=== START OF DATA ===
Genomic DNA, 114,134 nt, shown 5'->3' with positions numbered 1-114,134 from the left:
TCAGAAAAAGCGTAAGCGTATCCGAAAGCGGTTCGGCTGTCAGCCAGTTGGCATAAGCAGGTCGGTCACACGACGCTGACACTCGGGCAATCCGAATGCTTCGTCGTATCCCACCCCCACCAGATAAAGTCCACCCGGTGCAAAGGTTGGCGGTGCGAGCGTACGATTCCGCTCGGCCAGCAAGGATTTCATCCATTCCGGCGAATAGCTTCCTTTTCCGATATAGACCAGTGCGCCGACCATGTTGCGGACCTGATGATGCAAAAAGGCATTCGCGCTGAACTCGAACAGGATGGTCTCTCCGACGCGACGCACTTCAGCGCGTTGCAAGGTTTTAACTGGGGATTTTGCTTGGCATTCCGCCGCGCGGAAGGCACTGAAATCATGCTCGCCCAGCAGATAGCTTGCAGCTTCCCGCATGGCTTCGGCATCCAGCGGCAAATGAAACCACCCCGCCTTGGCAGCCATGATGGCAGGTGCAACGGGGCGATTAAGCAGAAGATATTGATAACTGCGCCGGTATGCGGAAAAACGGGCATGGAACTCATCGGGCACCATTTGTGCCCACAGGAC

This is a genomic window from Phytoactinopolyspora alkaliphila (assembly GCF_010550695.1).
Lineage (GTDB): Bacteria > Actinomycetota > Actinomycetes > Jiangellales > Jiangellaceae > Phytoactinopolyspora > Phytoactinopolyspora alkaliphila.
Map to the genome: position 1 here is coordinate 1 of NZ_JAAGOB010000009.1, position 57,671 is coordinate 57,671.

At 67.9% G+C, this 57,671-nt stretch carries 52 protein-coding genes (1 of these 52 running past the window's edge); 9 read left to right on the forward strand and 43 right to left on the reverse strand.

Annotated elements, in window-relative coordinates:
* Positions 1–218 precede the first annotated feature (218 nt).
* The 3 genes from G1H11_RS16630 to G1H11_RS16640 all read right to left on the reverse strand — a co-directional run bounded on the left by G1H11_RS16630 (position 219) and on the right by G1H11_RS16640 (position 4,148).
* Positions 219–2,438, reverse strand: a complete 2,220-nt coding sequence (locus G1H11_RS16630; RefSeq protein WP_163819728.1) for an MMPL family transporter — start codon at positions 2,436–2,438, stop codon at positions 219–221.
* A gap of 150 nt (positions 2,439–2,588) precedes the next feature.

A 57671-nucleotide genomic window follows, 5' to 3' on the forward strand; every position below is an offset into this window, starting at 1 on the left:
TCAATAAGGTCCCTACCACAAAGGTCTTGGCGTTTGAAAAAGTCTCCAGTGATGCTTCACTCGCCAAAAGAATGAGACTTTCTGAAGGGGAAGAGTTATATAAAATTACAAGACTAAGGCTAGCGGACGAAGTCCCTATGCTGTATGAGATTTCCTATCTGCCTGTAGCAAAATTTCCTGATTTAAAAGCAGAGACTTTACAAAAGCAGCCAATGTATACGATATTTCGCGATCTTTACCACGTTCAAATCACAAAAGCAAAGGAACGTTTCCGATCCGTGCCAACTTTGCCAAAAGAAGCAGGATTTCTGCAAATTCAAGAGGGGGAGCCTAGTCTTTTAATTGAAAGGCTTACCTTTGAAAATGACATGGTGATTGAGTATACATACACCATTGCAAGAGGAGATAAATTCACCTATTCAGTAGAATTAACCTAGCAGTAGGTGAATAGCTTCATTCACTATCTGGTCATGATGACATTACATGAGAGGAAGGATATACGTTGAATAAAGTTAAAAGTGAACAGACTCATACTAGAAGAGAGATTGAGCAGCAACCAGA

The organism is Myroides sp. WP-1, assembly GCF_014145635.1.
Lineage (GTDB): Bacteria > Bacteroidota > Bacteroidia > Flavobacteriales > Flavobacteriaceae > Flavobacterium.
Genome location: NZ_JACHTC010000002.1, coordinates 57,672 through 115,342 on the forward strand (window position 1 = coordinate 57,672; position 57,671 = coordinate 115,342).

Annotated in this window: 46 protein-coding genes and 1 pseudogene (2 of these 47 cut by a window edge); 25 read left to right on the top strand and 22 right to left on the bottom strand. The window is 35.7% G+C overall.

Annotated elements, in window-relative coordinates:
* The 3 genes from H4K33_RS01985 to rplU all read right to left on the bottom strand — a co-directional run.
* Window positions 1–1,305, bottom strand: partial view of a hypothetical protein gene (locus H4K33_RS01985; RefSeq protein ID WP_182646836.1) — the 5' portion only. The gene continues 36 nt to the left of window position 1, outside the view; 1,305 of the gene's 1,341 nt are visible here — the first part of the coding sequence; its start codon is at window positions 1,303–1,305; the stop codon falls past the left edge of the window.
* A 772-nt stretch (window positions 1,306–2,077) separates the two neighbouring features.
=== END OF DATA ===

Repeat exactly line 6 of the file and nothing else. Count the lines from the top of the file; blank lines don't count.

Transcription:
At 67.9% G+C, this 57,671-nt stretch carries 52 protein-coding genes (1 of these 52 running past the window's edge); 9 read left to right on the forward strand and 43 right to left on the reverse strand.